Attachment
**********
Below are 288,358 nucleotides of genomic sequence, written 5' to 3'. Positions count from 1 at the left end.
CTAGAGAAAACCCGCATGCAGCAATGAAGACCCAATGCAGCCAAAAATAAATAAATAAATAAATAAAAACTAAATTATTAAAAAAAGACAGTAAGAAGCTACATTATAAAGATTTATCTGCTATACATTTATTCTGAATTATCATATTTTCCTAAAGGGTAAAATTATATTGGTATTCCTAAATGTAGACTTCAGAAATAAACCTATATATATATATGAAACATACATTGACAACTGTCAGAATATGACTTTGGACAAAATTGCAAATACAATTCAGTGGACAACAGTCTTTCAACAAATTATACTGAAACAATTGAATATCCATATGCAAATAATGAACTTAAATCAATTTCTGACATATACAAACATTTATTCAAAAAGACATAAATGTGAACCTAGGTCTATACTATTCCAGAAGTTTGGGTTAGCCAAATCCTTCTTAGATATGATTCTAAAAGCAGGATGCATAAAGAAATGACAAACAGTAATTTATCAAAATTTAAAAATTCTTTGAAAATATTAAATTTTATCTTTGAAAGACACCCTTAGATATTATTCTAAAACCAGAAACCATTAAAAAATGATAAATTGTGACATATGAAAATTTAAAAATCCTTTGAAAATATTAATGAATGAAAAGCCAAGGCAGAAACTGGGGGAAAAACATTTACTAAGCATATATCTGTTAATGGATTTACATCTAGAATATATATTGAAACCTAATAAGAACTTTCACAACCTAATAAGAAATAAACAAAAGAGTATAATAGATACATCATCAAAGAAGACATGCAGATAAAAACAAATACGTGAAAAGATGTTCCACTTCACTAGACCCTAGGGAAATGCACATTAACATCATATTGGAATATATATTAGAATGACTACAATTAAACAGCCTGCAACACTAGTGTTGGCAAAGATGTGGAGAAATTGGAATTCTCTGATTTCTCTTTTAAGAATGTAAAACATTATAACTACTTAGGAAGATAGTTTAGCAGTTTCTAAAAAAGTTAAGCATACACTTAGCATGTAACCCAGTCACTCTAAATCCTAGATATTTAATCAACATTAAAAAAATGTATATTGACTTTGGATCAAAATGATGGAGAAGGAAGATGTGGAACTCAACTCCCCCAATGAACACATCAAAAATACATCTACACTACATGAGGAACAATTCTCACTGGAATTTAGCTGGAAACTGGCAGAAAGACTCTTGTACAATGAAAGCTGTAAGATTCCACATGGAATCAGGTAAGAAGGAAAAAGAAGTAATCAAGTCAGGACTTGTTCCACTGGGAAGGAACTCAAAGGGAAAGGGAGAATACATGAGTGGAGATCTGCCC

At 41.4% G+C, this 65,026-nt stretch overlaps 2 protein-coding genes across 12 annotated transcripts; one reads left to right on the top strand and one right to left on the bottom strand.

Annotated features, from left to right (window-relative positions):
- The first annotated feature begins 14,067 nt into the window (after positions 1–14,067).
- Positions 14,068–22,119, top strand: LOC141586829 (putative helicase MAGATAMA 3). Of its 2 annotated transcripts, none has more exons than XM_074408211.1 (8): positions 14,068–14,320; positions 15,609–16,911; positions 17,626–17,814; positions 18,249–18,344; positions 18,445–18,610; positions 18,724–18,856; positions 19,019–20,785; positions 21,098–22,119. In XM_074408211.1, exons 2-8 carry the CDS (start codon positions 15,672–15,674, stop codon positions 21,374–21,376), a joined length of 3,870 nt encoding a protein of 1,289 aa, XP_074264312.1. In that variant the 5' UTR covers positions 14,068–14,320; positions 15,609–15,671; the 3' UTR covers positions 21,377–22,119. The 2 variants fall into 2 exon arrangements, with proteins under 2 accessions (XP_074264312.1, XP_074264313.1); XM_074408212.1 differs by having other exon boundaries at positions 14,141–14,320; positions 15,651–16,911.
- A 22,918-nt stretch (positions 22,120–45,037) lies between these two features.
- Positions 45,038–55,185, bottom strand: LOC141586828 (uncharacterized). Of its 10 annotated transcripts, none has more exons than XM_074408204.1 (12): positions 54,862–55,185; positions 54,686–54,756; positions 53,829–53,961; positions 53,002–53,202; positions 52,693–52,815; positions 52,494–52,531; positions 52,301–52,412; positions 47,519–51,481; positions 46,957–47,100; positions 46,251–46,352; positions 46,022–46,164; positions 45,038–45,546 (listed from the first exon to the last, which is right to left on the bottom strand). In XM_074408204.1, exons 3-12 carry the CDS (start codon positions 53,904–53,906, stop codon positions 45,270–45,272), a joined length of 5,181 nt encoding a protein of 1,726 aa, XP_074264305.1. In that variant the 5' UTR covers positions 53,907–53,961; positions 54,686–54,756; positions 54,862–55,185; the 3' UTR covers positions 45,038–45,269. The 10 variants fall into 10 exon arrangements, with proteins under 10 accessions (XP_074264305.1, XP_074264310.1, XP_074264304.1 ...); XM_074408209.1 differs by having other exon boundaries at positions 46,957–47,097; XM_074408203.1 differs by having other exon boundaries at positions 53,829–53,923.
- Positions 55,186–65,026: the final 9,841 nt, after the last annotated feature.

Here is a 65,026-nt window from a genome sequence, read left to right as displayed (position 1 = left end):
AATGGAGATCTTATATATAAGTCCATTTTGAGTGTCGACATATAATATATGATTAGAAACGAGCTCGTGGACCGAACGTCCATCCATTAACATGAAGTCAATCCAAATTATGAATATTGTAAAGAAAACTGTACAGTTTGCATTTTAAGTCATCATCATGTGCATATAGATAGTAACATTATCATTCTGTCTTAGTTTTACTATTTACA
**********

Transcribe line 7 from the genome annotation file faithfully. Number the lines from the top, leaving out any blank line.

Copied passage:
- A 22,918-nt stretch (positions 22,120–45,037) lies between these two features.